By nature they were of gentle disposition, neither cruel nor vindictive. Slow to quarrel, they never had been warlike, and never fought among themselves, nor hunted for sport; by the late Third Age the Shire-hobbits knew of weapons only as trophies or useless trinkets. However they were skilled with all kind of tools, as well as arms when there was a need; they were keen-eyed and used the bow well, and also the stones, successfully throwed against trespassing beasts.
On its third birthday, a hobbit child gave presents to their parents, that typically was something that was personally found, or produced (made or grown). This may have been extended to other ages and relatives resulting to the celebrant both receiving and giving a gift. Birthdays had considerable social importance, and customs were regulated by fairly strict etiquette, usually reduced to formalities.
Sometime in the early morning, Thorin has the members of his company pack up and has them put back all of Bilbo's possessions back to where they found them. Sometime at midday, Bilbo joins them, with the contract in hand, much to Thorin's chagrin. After the hobbit is inducted as a full member of Thorin's company, Thorin begrudgingly orders the other dwarves to give Bilbo a pony. They are briefly halted when Bilbo demands they turn around because he forgot his handkerchief at home. After Bofur gives Bilbo a rag off his clothes for Bilbo to use as a cloth, Thorin orders the company to move on.
Thorin furiously orders the other dwarves to throw Bilbo from the ramparts, but none of them comply. He proceeds to do it himself and manhandles Bilbo. However, Gandalf arrives and orders the dwarf king to leave Bilbo alone and that Thorin is not making a splendid figure by refusing to give what was owed to the people of Lake town and killing all his friends. Thorin releases the hobbit but banishes him from the mountain and promises to never have the dealing of wizards or "shire-rats" while Bofur and Fili help Bilbo escape. Still waiting for the raven, he sent out, and looking over the hill to spot Dáin's army. Thorin yells that he should not have to by his birthright back and swears on his oath that he will kill them all, but Thranduil claims that his word means nothing and proceeds in telling his army to Take fire. Gandalf, seeing no other alternative, attempts to reason with Thorin, by first bringing down the wall he barricades, and even Balin tells the dwarf king that this is a battle they cannot win. Bard asks if the dwarf king if he will have peace or war. Before Thorin gives in, Dáin's army appears over the hill, and Oakenshield replies that he will have war. The battle ensues between the elves, the dwarves, and the men, but all three band together against the Orc army, leading to the event known as the Battle of the Five Armies. Before the other dwarves in Erebor climb over the mountain, Thorin orders them to stand down. (The Battle of the Five Armies extended edition)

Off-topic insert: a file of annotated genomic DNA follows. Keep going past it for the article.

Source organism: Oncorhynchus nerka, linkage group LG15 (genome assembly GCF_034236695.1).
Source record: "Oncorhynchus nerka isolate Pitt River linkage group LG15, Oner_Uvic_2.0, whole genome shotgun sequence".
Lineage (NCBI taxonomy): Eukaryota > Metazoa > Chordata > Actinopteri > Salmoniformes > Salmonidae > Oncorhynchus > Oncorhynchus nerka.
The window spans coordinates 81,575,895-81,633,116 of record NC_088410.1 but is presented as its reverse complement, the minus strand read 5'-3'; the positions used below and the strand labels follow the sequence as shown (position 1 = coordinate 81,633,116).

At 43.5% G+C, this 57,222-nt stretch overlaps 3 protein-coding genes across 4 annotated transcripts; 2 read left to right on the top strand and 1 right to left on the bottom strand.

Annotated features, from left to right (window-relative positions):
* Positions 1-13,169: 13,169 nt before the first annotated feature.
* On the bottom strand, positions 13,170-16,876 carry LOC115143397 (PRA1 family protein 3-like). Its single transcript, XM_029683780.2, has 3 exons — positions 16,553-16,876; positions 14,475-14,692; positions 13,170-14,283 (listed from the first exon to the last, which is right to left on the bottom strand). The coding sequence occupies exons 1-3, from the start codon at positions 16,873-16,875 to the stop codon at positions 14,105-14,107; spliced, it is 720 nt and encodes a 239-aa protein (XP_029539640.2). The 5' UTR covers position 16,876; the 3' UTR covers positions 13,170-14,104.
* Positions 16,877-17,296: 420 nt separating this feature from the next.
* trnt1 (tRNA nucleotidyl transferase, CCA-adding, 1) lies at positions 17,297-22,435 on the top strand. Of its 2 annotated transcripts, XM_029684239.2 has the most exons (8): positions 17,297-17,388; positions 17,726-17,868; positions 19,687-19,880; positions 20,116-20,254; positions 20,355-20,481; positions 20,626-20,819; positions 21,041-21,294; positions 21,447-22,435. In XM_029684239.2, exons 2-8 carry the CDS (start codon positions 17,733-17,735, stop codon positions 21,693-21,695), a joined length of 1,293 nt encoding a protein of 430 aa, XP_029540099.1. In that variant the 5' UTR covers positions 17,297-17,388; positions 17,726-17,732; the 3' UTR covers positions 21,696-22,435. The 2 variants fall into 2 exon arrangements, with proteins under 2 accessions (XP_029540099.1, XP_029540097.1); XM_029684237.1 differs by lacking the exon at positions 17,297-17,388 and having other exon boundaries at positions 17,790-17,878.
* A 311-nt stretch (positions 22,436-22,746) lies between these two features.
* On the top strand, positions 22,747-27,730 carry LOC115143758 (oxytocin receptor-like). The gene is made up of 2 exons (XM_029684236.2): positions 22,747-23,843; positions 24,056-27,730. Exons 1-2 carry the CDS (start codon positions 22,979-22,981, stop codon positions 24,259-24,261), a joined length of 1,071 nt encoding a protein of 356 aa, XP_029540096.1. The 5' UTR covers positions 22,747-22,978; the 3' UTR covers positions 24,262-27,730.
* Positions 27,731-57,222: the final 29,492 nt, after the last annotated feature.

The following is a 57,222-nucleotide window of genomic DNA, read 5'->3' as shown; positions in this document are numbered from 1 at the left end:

Here you will find an archive of all past page and screen lesson plans and handouts. The amount of material available changed over time as the format of the program changed. Some books/movies have two different lesson plans to reflect different scheduling needs. Hopefully these lesson plans and handouts will help in your own book and film discussions. 2b1af7f3a8